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Driveway Danger: Child safety organization warns of ‘frontover’ car crashes

Watch the video report at: Here
(WSVN) - What parents can’t see can injure, or even kill, children in their own driveways. 7’s Karen Hensel has an alarming demonstration every family needs to see in tonight’s special report: Driveway Danger. A distraught mother in agony. Three-year-old Mimi Carmilus had just been run over and killed in her Fort Lauderdale driveway by her babysitter, who was driving this pickup truck. It was the summer of 2016.
Yiolette Carmilus, Mimi’s mother: “‘Hey mommy, hey mommy…'” Now, nearly five years later, for the first time publicly, Mimi’s mother Yiolette agreed to talk about that devastating day to warn other parents. Her sister is her support and translator. Maria Myles, sister: “It’s the day that she tries to forget because it was the worst day of her life.” Yiolette is a pastor and got a call at her church that something had happened. Maria Myles: “When she got there, they told her the child didn’t make it.” A South Florida mother’s heartbreak and a level of grief other parents across the country share.
Janette Fennell, founder: “It’s impossible to avoid hitting something you can’t see.” Janette Fennell is the founder of Kids and Cars, a national safety organization. They are warning of what they call “frontover” accidents, when a child is hit by a slow-moving vehicle because of a front blind zone. Most involve larger vehicles like SUVs and pickup trucks. Janette Fennell: “People don’t have a clue about frontovers because they really think they could see everything in front of their vehicle.” According to the National Highway Traffic Safety Administration, an average of 104 children are killed every year and another three thousand injured. One of those deaths was Alexia Leaks. Alexia and her mom had just been dropped off at their Southwest Miami-Dade home in 2015. Investigators said her mom and aunt were talking, so they didn’t see Alexia come back out of the house. The 2-year-old little girl was run over and killed by this SUV. Her aunt was behind the wheel. Janette Fennell: “Little ones see a parent get into a vehicle, they think they’re leaving. They don’t want to be left behind. We actually call it the ‘bye-bye syndrome.'” Claudia Hughes, mom “Kids are super fast.” Ingrid Gotfried, mom: “Scary.” These mothers agreed to test the front blind zones on a pickup truck and an SUV. For the first mom behind the wheel, we lined up three children sitting in a row in the driveway. Ingrid Gotfried: “I don’t see anything.” Then another… Ingrid Gotfried: “I don’t see any children.” And another… Ingrid Gotfried: “Nothing.” These five children would have to line up more than twice for a total of 11 before she could see the danger in front of the SUV. Ingrid Gotfried: “Now I start seeing the top of her head.” We then measured the blind zone. Karen Hensel: “Almost 14 feet.” And for this mom… Claudia Hughes: “I see nothing.” So, we added more children… Claudia Hughes: “Nothing.” She finally caught a glimpse of a child’s head. Karen Hensel: “How many kids did it take?” Claudia Hughes: “I lost count, which is a little scary.” The total number was nine children before she finally saw this. Claudia Hughes: “I will never take my eyes off of her anywhere near a car ever again, ever, even in my driveway, in any driveway.” It took more than a decade of safety advocates fighting to bring change, and as of 2018, new cars are now required to have these backup cameras, but for many SUVs and trucks, these front-facing cameras are still not even an option. Janette Fennell: “The worst thing that could ever happen is the death of a child. Try putting on top of that you’re the one who did it.” Just as Kids and Cars successfully fought for rear-facing cameras, the group is pushing for mandatory 360 degree cameras and Pedestrian Automatic Emergency Braking on all cars. Janette Fennell: “A little one doesn’t have a chance if they’re run over by a 2-ton truck. It’s devastating.” As Mimi’s family prepares to mark the five-year anniversary of her death in August, her mom hopes people will remember her daughter and the driveway danger. Maria Myles/: “It’s just a hard memory lane to go down. She’s just staying strong, not just for herself but for her other kids, as well.”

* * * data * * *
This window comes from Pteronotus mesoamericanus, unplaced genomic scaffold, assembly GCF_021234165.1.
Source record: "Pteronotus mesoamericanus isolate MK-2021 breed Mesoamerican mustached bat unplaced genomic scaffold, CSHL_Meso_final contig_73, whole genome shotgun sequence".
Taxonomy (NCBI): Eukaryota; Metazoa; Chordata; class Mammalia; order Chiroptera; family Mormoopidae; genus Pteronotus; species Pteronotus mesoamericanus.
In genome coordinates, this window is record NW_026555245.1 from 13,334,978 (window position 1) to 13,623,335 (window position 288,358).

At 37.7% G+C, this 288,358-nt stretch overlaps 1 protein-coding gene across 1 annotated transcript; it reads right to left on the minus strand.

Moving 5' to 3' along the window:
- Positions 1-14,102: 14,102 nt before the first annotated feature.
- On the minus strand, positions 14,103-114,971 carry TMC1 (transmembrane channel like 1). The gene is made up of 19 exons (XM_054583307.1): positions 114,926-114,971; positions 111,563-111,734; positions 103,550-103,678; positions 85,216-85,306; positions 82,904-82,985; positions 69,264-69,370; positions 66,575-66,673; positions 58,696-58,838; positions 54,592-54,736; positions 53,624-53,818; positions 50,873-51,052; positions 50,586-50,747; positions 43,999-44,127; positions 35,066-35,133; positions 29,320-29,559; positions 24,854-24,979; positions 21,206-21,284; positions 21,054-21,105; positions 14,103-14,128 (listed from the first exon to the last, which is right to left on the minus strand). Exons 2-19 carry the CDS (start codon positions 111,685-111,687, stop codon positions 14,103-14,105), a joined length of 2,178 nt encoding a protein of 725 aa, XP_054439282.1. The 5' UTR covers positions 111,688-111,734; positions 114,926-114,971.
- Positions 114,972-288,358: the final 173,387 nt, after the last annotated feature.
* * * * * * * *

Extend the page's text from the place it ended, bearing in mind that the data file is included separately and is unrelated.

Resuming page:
National Highway Traffic Safety Administration
NHTSA/driver assistance technologies
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